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Mounting frame

I took the Scotty's advice of building everything into a large blank PCB. You cut holes in the board in exactly the same size as each panel. When you're ready to install a module, you solder a few spots around the perimeter. These hold the module in mechanically and help ensure a solid ground. Later, when I'm sure it's working in concert with everything else, I'll solder on a fence to isolate everything. To make the frame, I decided to design a graphic from the layout image above and iron-transfer it to the PCB. After, I'd use that as a guide for cutting out the holes.

[caption id="attachment_804" align="aligncenter" width="540"] First (failed) attempt[/caption]

My first attempt was simply mirroring and printing the diagram as it was. The lines were relatively thin, and I don't think there was enough toner to really grip. Also, I was figuring out the other day how long it had been since I attempted a toner transfer… it's been about 4 years, so I'm a little out of practice.

[caption id="attachment_817" align="aligncenter" width="545"]![](http://alternet.us.com/wp-content/uploads/2010/04/Master- layout-print.jpg) Cutout guide (click for PDF)[/caption]

After another failed attempt, I decided to make the background black and the modules white so there was plenty of toner to bond to the PCB, and I can extend and estimate where the border is. This worked much better, though there were still many holes. I'm not really sure what I'm doing different. I couldn't find my old stash of glossy photo paper, so I tried Kodak paper for the first try (bad results). My friend suggested using a page from a magazine (about the same as the Kodak paper). The "good enough" result was using the updated image and magazine paper.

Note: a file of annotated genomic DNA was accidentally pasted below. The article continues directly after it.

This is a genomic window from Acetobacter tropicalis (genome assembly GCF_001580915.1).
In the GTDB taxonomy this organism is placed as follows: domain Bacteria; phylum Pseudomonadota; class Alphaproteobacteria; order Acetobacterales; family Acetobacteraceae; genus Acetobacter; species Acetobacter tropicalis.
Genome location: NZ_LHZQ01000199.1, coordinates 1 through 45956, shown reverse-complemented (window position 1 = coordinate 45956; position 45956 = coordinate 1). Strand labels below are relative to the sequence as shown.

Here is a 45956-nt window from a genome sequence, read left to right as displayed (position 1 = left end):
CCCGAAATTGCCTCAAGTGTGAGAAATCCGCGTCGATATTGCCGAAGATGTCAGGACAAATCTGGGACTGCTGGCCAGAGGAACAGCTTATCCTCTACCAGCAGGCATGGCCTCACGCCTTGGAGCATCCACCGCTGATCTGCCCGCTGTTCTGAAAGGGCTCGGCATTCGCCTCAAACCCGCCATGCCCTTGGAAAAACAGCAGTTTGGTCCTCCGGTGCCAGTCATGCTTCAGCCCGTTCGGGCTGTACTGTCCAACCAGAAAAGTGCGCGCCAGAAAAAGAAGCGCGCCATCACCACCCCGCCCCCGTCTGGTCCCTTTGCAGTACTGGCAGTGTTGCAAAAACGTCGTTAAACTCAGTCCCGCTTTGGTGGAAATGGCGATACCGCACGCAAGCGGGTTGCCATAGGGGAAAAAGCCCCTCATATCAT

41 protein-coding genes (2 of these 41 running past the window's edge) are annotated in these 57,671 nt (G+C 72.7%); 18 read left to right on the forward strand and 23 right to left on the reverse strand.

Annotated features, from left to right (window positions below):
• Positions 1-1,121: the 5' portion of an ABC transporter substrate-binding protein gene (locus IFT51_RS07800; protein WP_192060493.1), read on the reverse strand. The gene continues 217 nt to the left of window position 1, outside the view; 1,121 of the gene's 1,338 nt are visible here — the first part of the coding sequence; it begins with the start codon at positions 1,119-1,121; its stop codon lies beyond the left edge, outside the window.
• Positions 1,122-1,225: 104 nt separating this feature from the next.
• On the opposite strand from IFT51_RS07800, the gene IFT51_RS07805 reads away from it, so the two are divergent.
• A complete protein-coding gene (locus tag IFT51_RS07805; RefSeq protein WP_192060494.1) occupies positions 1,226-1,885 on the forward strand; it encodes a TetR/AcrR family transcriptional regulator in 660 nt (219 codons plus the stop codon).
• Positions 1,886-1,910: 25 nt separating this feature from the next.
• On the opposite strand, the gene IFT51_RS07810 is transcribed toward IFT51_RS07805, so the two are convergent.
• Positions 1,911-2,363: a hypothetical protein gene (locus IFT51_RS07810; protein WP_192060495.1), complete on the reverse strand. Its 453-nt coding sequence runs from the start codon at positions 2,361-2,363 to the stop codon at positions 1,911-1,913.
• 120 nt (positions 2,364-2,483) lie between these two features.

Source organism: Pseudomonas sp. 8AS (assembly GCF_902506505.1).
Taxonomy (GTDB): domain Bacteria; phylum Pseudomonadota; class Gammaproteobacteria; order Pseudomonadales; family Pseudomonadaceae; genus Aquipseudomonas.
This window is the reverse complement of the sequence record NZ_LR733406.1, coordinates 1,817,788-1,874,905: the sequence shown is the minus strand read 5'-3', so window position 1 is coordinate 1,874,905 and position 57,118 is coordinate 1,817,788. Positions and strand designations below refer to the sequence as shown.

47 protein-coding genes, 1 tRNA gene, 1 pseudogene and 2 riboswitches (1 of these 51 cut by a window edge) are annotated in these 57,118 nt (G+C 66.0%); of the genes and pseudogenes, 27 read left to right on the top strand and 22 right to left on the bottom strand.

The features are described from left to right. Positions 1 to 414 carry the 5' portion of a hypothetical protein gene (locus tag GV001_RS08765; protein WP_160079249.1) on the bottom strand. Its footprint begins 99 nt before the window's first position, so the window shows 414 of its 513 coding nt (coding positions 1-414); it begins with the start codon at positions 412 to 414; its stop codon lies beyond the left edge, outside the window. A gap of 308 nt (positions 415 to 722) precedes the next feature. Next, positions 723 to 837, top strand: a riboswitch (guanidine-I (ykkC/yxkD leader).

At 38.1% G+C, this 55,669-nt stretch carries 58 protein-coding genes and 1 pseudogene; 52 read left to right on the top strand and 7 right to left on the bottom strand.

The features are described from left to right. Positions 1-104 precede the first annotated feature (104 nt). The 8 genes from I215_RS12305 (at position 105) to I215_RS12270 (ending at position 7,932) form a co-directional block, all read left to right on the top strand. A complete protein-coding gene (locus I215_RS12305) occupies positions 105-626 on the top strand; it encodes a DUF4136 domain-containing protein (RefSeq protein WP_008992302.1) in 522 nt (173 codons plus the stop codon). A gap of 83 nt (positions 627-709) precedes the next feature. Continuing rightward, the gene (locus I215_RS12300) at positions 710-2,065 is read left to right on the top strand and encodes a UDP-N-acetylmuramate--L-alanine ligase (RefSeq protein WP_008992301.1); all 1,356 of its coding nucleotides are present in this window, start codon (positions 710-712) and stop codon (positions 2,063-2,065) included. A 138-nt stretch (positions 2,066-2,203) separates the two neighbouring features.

[caption id="attachment_805" align="aligncenter" width="540"] Finally good enough.[/caption]

Using this extra information, I filled in some of the gaps with sharpie and headed out to the shop. I made corner holes for each module hole, and tried to cut the flats with a coping saw. While I finished a few that way, it was a painful and slow-going. Later, I used the dremel again with a carbide milling bit. This method went very quickly , though there was more wavering in the final cut. I cleaned each of the holes with sandpaper and enlarged them enough for the modules to have a mostly tight fit.

[caption id="attachment_806" align="aligncenter" width="540"] Cleaning the frame[/caption]

Once I finished making and refining the holes, I cleaned-off the toner. After the toner was all cleaned-off, I soldered the entire surface. It took forever, but I needed to make sure that it didn't oxidize, preventing soldering later. With the entire surface "tinned" I put it in the toaster oven to smooth everything out.

[caption id="attachment_808" align="aligncenter" width="540"] Master Oscillator mounted[/caption]

While in the toaster, the bottom side of the board, which I'm not going to solder on, developed a pretty oxide layer. In the above photo, I have the master oscillator installed. I'm still not totally sure if it's 100%, and I still need to solder on one more connection to it, but once those things are taken care of, I'll solder on a cover.